The domestic steel market of China has been growing by 4.1% in 2017, 7.9% in 2018 & is likely to grow by 6.8% in 2019.
Chinese economic growth in the last two decades has been spectacular and also enigmatic. In almost all characteristics of modern development, be it in innovation, science and technology, entrepreneurship, capacity building, income growth, poverty alleviation, the country has reached the top spot surpassing the advanced economies.
The global trend of growth in industry and service sectors is predominantly influenced by Chinese activities. While Chinese rise as a super economic power has become a factor of envy, it is also seen to expand its hegemony over less-developed countries in Africa, Central Europe, South East Asia by undertaking massive investment and building infrastructure in those regions.
The BRI across various countries continues to be a classic initiative unparalleled in erstwhile global economic development.
The capacity building by China in various industrial product categories has impacted the demand, supply and trading of commodities leading to acrimonious debate on restricting Chinese access to different countries, these being cheaper to the extent of causing injury to the domestic players.
If China reduces imports of iron ore and coking coal, the global prices immediately shot up. The sustainability of iron ore (62% Fe) prices at $85/dmt CFR China and the coking coal (primary low volatile) price $ 133/t FOB Australia at these levels largely depend on maintaining the current pattern of Chinese purchase.
A time has come when China starts believing against distorting the global prices by trading cheaply based on a lower cost of production (low labour cost, availability of subsidised inputs and low capex cost).
As costs of these factors of production move up and China gradually moves on to a market economy by cutting down subsidies, the immediate impact is felt by rising costs and prices.
The marginal cost of HRC in China has moved up from $ 400/t in July’19 to $430/t in November’19. China in the past has faced maximum trade actions in the form of anti-dumping duties, CVD and safeguard duties, which have severely restricted its market access to the US, the EU, Southeast Asia, including India, in products like HRC, CRC, corrosion-resistant steel, plate, welded tube, rebar, CRSS, HRSS, SS pipes etc.
Chinese steel exports from the peak of 115 MT have already come down to an estimated level of 55 MT in the current year. Simultaneously China has realised the values of sustainable growth and lowering of carbon emission for a green economy and the country’s commitment in bringing down carbon footprint.
Thus there are stiff regulations on closing down polluting industries or shifting to other regions at spaces earmarked or in the coastal regions. Applying to steel, already around 200 MT of IF capacities have been eliminated. For other routes, some steel-making capacities are being closed and some fresh capacities are being installed to make high value items resulting in a limited net addition to capacities.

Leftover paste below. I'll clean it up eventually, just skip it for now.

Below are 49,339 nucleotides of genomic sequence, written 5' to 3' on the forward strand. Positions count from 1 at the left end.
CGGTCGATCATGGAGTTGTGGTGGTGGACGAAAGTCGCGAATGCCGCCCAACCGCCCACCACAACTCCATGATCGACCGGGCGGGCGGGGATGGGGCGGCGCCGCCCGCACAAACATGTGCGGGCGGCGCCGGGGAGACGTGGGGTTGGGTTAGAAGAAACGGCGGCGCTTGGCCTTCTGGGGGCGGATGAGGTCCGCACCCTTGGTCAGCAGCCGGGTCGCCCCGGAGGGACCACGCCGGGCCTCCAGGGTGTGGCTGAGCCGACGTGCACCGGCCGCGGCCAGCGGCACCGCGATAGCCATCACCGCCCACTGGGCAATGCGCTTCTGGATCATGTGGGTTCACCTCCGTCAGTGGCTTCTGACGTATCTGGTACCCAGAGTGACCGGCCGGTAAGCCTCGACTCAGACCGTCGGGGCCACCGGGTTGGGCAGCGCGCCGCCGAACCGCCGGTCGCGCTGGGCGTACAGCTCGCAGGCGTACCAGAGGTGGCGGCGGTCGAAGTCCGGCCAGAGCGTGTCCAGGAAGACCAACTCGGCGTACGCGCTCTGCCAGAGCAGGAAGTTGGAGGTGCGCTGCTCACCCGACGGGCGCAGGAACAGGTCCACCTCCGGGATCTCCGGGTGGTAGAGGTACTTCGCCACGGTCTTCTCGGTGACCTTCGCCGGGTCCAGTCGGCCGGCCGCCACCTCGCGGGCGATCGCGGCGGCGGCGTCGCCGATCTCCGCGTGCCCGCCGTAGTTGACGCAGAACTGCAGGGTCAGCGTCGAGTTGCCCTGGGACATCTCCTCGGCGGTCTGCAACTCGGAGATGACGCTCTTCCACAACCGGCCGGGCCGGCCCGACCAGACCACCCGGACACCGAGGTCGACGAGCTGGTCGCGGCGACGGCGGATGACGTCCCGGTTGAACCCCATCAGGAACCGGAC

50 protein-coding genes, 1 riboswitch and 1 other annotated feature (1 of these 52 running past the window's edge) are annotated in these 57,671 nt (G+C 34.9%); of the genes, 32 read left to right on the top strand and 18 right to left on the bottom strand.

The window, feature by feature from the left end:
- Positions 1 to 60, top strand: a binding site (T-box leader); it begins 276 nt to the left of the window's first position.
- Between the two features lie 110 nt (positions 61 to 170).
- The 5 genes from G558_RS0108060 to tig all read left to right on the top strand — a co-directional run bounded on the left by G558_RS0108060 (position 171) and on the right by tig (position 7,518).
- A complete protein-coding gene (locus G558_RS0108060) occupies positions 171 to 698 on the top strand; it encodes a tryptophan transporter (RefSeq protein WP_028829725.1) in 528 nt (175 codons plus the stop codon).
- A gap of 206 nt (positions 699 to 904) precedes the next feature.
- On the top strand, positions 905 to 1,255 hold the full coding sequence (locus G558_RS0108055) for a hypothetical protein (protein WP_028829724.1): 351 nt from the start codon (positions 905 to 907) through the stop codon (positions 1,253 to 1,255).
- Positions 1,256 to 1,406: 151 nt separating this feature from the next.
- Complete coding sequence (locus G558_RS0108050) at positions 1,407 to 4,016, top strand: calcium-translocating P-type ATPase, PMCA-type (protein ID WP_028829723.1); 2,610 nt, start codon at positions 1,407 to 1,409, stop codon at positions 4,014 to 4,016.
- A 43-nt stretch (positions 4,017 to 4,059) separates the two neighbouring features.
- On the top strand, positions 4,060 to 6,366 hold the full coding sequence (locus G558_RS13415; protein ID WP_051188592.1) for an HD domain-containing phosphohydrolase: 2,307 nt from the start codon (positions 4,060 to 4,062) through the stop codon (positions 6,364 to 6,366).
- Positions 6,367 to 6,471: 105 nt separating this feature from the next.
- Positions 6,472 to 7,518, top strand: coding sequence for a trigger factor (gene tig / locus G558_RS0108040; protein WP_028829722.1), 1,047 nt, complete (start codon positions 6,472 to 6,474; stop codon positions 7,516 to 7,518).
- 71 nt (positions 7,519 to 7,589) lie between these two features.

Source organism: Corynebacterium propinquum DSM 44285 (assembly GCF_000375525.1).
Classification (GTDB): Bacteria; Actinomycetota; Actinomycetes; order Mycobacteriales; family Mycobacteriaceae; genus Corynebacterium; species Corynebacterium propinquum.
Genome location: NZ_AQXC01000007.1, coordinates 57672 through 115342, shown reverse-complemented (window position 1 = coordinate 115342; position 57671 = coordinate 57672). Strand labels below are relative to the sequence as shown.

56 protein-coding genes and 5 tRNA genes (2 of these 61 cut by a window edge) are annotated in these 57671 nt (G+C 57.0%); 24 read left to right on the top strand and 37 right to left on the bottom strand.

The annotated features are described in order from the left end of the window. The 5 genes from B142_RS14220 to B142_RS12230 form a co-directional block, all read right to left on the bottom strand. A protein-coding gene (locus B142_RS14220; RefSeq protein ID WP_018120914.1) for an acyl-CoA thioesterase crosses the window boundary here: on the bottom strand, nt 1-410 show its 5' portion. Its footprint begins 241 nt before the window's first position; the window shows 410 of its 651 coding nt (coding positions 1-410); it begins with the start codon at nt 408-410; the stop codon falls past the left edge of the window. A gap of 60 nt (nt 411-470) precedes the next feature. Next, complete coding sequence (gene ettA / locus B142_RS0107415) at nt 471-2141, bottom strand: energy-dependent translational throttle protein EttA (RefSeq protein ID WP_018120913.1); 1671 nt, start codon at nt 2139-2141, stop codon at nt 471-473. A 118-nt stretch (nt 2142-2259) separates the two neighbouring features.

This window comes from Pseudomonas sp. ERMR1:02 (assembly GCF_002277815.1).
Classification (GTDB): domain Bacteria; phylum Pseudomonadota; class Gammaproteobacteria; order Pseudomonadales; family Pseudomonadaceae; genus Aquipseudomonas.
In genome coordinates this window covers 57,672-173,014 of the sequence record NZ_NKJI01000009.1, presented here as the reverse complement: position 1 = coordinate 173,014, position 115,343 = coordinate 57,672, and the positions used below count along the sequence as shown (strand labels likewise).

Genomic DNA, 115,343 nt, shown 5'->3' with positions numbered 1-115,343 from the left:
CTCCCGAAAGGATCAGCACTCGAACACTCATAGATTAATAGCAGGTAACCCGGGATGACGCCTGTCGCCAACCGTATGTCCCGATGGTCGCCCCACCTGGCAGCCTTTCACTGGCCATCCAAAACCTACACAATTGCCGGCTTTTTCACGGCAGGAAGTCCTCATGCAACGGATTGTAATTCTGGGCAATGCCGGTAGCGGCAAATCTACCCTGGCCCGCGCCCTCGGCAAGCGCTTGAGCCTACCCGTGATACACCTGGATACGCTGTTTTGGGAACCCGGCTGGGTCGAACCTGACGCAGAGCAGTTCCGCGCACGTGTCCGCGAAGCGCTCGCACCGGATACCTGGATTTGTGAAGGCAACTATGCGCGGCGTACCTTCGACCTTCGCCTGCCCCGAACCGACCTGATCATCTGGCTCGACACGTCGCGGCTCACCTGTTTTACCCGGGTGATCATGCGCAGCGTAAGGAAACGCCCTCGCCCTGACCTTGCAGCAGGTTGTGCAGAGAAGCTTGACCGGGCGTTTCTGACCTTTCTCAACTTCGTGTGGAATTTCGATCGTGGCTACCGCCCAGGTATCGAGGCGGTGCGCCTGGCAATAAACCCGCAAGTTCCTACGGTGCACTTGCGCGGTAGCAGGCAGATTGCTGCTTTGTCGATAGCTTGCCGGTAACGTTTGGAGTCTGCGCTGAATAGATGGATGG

This has been happening in 2017-2018 and continuing in the current year. There is a distinct trend in China towards consolidating capacities of two or three units and make a conglomerate of 60-70 MT capacities (like Baowu, Anben, Hebei etc.).
Chinese steel prices are rising. HRC prices, ruling at $427/t (SS 400 grade) in October’19, are currently offered at $ 455/t ex-Tianjin. This exceeds CIS prices by $80/t, Turkish prices by $15/t and Brazil prices by $ 37/t. Chinese export destinations in SE Asia has already been flooded with cheaper exports of HRC from Vietnam. It is also reported that rising domestic steel prices (domestic HRC ex-stock Shanghai at $ 519/t) in China are prompting Chinese traders to import low priced HRC from other locations.
The domestic steel market of China has been growing by 4.1% in 2017, 7.9% in 2018 and is likely to grow by 6.8% in 2019. This may be compared with Crude steel production growth of 3.0% in 2017, 11.1% in 2018 and 7.7% in 2019, which implies a marginal rise in inventories after taking into account the dwindling rate of export growth.
Thus sustainability and expansion of Chinese domestic steel market (property market and infrastructure building in land locked regions are two major areas) would drive the Chinese journey and pull up the global trade growth.
The Gross Fixed Capital Formation (GFCF) in China at the current rate of 41.8% of GDP is still highest in the world and infrastructure capital formation out of this stands at 19%, which is still at a record level among all developing and developed economies. For comparison, India’s GFCF is around 30% of GDP and Infra share of capital formation is at 6-7% of GDP.
China has a capacity of around 260 MT in Rebar to meet the increasing need of the property market and other infrastructure needs. Its HR capacity at 324 MT may be enhanced further by the new additions in special grade flat products. China is investing billions of dollars for capacity additions in value added products in the next 2-3 years.
A kind of churning process is under way in China. It is trying hard to postpone the inevitable-a drop in Crude steel production and domestic steel consumption.
The latter is still rising as China concentrates on balanced regional growth to bring down social tension and thereby perpetuate the current regime. The task is onerous but sounds good for the stability in the global steel industry.